NRA approves use of Japanese reactors beyond 60 years

14 February 2023

Japan's Nuclear Regulation Authority (NRA) has approved draft legislation to extend the operating life of the country's nuclear power reactors beyond 60 years. It also approved an amendment to the Nuclear Reactor Regulation Law to remove the rule specifying the operational periods of reactors.

NRA Chairman Shinsuke Yamanaka announced the regulator's decision at a press conference following the extraordinary meeting (Image: NRA)

Under revised regulations that came into force in July 2013, Japanese reactors have a nominal operating period of 40 years. Extensions may be granted once only and are limited to a maximum of 20 years, contingent on exacting safety requirements.

At an extraordinary meeting on 13 February, a majority of the NRA commissioners voted to adopt a new system in which additional operating extensions can be granted every 10 years after 30 years of operation. No maximum limit is specified.

The NRA also approved a draft revision to the Nuclear Reactor Regulation Law that removes the rule on nuclear reactors' operational periods, paving the way for them to operate beyond 60 years by excluding periods when they are offline, such as for safety inspections.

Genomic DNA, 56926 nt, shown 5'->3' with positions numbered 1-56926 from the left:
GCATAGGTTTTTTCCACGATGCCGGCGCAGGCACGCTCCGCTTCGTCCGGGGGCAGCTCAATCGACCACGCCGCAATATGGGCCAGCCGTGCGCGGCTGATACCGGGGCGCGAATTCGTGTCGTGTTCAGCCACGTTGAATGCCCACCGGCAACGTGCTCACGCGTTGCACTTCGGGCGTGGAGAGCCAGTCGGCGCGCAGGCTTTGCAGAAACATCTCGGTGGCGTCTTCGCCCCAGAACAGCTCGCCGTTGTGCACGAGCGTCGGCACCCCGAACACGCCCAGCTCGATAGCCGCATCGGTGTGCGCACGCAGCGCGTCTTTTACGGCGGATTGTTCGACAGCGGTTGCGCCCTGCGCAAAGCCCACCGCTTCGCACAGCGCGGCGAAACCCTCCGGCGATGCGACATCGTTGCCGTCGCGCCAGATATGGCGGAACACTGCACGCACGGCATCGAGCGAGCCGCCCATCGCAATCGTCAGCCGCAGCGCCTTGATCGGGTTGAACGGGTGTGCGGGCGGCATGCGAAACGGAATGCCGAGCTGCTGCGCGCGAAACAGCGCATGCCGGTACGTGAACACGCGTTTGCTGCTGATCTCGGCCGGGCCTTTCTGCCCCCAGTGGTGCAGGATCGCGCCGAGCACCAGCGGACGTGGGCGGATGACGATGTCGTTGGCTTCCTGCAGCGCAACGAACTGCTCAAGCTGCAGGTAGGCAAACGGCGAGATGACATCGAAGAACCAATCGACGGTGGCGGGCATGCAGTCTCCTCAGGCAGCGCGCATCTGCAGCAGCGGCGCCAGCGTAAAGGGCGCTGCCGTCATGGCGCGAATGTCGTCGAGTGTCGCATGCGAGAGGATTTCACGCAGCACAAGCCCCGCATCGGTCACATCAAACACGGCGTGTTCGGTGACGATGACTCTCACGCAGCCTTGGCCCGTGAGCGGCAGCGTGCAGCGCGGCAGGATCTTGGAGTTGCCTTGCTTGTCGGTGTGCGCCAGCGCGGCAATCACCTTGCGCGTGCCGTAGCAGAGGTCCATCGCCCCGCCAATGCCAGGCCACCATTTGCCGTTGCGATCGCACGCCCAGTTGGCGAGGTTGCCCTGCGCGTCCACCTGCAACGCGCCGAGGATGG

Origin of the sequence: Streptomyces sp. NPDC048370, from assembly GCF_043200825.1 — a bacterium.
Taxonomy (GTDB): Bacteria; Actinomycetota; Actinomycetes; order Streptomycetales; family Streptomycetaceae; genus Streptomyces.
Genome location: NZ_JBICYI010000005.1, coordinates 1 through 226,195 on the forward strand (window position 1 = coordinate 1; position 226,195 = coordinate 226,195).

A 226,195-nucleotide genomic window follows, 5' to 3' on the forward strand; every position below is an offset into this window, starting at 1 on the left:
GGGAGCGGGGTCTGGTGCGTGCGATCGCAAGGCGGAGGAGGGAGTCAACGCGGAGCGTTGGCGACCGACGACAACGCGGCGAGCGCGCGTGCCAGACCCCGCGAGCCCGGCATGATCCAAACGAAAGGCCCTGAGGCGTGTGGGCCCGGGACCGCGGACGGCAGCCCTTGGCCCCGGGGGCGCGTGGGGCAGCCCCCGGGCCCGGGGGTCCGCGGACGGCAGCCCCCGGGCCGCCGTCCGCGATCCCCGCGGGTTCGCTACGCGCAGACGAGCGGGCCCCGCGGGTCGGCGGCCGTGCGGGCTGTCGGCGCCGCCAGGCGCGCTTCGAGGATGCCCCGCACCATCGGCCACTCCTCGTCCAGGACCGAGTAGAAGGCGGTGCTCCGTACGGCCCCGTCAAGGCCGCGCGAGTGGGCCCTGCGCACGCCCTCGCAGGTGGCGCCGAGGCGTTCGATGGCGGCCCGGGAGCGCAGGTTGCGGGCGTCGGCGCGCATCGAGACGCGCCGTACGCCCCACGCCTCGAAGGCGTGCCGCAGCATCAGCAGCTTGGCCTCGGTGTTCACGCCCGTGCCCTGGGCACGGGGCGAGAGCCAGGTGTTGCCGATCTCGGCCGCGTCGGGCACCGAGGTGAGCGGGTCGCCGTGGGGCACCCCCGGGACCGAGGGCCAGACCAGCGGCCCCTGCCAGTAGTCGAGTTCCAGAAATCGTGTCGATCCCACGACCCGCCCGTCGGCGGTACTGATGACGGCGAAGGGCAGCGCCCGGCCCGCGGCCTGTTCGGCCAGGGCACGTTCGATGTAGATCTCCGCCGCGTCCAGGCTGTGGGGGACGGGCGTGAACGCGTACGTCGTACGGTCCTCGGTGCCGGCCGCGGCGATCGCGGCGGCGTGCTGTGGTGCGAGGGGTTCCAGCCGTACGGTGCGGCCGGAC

Last week, Japan's Cabinet approved a plan to allow new nuclear power reactors to be constructed and the operation of existing reactors to be extended from 40 to 60 years.

Under the plan - which describes nuclear as "a power source that contributes to energy security and has a high decarbonisation effect" - Japan will maximise the use of existing reactors by restarting as many of them as possible and prolonging the operating life of aging ones beyond the current 60-year limit. The government also said the country will develop advanced reactors to replace those that are decommissioned.

Bills to implement the new policy will be submitted to parliament during the current session.

Researched and written by World Nuclear News